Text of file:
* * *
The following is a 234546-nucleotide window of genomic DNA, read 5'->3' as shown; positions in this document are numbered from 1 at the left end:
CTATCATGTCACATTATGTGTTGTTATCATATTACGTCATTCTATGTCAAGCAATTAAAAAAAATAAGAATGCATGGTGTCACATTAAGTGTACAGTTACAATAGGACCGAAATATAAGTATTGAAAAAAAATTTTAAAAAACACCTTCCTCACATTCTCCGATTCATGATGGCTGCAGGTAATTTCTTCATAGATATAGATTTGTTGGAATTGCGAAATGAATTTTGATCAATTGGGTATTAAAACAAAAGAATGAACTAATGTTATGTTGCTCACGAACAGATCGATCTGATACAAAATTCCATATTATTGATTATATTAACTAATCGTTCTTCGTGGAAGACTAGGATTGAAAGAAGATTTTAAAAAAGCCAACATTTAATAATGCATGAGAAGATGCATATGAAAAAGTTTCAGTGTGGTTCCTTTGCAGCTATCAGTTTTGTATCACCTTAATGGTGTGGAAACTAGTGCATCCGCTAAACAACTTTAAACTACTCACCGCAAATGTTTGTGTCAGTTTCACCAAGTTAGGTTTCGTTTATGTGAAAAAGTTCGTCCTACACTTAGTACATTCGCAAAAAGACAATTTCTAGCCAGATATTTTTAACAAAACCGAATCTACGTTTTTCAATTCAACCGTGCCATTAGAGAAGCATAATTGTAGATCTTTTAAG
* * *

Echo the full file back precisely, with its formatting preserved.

The following is a 234546-nucleotide window of genomic DNA, read 5'->3' as shown; positions in this document are numbered from 1 at the left end:
CTATCATGTCACATTATGTGTTGTTATCATATTACGTCATTCTATGTCAAGCAATTAAAAAAAATAAGAATGCATGGTGTCACATTAAGTGTACAGTTACAATAGGACCGAAATATAAGTATTGAAAAAAAATTTTAAAAAACACCTTCCTCACATTCTCCGATTCATGATGGCTGCAGGTAATTTCTTCATAGATATAGATTTGTTGGAATTGCGAAATGAATTTTGATCAATTGGGTATTAAAACAAAAGAATGAACTAATGTTATGTTGCTCACGAACAGATCGATCTGATACAAAATTCCATATTATTGATTATATTAACTAATCGTTCTTCGTGGAAGACTAGGATTGAAAGAAGATTTTAAAAAAGCCAACATTTAATAATGCATGAGAAGATGCATATGAAAAAGTTTCAGTGTGGTTCCTTTGCAGCTATCAGTTTTGTATCACCTTAATGGTGTGGAAACTAGTGCATCCGCTAAACAACTTTAAACTACTCACCGCAAATGTTTGTGTCAGTTTCACCAAGTTAGGTTTCGTTTATGTGAAAAAGTTCGTCCTACACTTAGTACATTCGCAAAAAGACAATTTCTAGCCAGATATTTTTAACAAAACCGAATCTACGTTTTTCAATTCAACCGTGCCATTAGAGAAGCATAATTGTAGATCTTTTAAG